Most Cape Cod medical malpractice lawsuits are based on the principles of negligence law. To prove negligence, the plaintiff must prove that the defendant healthcare provider breached the applicable standard of care and that this breach was the proximate cause of the damages for which he or she seeks monetary compensation.
In addition to negligence-based malpractice allegations, some plaintiffs’ malpractices cases may involve other types of civil wrongs, such as battery or intentional infliction of emotional distress. It is possible that the plaintiff in such a case might be successful on some, but not all, of his or her claims. Ultimately, it is up to the trial court judge and the jury (if the case gets that far) to determine these issues.
Facts of the Case
In a recent case, the plaintiffs included the administratrix of a deceased cancer patient and a relative of the patient. According to the plaintiff’s medical malpractice complaint, the defendant medical providers had committed several acts of medical malpractice upon the deceased patient prior to her death. The plaintiffs sought compensation for these instances of medical negligence as well as for battery and intentional infliction of emotional distress.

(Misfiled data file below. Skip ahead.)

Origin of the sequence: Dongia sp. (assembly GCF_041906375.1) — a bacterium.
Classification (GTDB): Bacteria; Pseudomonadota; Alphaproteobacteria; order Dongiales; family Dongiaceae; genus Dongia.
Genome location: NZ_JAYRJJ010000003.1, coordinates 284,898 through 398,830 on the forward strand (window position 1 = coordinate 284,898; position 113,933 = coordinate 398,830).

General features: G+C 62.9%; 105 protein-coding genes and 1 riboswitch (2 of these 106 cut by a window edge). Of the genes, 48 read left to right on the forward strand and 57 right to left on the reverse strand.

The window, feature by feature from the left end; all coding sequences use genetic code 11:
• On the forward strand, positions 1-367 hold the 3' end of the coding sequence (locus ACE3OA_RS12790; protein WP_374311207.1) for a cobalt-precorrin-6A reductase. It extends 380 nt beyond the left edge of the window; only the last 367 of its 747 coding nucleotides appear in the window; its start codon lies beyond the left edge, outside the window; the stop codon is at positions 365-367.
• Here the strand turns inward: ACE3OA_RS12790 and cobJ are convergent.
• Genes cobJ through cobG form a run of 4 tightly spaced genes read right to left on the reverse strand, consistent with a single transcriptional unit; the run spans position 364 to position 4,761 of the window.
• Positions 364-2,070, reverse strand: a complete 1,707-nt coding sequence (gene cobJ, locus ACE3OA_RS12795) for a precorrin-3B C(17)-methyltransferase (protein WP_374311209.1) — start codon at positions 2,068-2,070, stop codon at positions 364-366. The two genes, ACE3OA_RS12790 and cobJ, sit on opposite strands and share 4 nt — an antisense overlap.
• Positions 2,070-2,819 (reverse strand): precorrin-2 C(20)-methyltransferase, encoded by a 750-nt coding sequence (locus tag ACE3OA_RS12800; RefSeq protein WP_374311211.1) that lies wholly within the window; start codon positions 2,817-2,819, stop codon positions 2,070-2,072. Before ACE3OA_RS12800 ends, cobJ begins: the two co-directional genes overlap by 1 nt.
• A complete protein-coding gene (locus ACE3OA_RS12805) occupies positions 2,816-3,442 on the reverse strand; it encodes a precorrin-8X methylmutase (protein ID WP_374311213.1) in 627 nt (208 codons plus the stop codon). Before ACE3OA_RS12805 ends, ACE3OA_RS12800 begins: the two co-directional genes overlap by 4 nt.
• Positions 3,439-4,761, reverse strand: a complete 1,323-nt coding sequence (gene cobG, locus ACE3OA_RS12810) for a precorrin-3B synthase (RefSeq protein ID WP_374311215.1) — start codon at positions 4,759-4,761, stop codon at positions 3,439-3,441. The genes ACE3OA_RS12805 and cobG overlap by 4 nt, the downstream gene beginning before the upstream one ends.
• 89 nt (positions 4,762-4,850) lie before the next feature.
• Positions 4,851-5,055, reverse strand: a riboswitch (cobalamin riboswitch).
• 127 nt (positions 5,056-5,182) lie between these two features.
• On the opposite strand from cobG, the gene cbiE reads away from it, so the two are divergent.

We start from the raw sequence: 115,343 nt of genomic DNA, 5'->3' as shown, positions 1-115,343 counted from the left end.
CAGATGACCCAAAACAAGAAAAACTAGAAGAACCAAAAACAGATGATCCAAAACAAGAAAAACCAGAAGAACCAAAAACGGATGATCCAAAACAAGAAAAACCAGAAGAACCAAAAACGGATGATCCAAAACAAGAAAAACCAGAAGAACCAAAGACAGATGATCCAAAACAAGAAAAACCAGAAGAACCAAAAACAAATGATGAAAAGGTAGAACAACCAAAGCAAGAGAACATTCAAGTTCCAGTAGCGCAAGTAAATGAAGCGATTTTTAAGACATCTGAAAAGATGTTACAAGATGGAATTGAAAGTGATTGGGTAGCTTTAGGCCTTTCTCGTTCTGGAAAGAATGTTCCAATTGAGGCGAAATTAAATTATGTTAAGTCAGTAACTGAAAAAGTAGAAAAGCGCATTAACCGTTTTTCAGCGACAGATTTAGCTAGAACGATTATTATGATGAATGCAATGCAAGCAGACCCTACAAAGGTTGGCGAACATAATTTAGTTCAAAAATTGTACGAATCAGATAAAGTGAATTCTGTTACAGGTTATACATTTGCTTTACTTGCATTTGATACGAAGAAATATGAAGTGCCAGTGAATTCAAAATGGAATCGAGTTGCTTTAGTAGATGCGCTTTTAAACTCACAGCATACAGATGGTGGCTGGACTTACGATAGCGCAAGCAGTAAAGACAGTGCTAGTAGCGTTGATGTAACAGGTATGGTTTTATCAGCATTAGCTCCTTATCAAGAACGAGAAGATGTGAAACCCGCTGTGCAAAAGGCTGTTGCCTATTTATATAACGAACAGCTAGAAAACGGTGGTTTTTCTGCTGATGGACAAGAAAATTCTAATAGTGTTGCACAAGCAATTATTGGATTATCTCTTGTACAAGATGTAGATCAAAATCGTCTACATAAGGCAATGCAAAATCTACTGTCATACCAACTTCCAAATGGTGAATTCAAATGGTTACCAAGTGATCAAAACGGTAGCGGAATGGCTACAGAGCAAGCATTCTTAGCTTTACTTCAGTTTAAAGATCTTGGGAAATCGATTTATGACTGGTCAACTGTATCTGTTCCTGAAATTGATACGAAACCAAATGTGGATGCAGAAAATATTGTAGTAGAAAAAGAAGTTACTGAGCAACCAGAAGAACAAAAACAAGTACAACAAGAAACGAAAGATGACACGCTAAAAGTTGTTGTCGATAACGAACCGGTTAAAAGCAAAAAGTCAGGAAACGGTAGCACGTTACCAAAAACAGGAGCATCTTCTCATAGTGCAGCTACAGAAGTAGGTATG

The defendants filed a motion for summary judgment as to all allegations in the plaintiffs’ complaint. The plaintiffs sought summary judgment as to the battery charge and the intentional infliction of emotional distress charge. The trial court granted summary judgment to the defendants, and the plaintiffs appealed.
The Disposition on Appeal
The Massachusetts Appeals Court reversed the lower court’s ruling in part and sustained it in part. The reviewing court began its analysis by exploring whether there was a viable cause of action for battery, in the medical context, based on the patient’s alleged withdrawal of consent concerning the taking of an x-ray while she was suffering from terminal cancer. After concluding that there was, the court noted that there was a factual issue as to whether the patient did, in fact, withdraw her consent during the x-ray exam and then ruled that summary judgment on the plaintiffs’ battery claim was inappropriate.
The court went on the find that these same facts, if accepted by the jury, could support the plaintiffs’ claims for intentional infliction of emotional distress, violation of Massachusetts General Laws ch. 111, § 70E, and breach of warranty. Thus, the lower court’s grant of summary judgment on these issues was likewise reversed. As to the remaining aspects of the plaintiffs’ complaint, the court of appeals agreed with the lower tribunal that summary judgment was proper.
Need to Ask a Massachusetts Malpractice Attorney a Question?
Sometimes an act of medical negligence is obvious (a doctor amputating the wrong limb, for example), but, in most cases, the issue of whether or not a mistake was made is a subject of much contention. If you believe that you may have been the victim of malpractice, you need to talk to an attorney who is well-connected to qualified medical experts who can review your medical records and determine whether a mistake was made. To schedule an appointment with an experienced Cape Cod medical malpractice attorney, call The Law Offices of John C. Manoog III, at 888-262-6664. It is important that you not delay in seeking legal advice because there are strict deadlines for filing a medical malpractice claim in Massachusetts.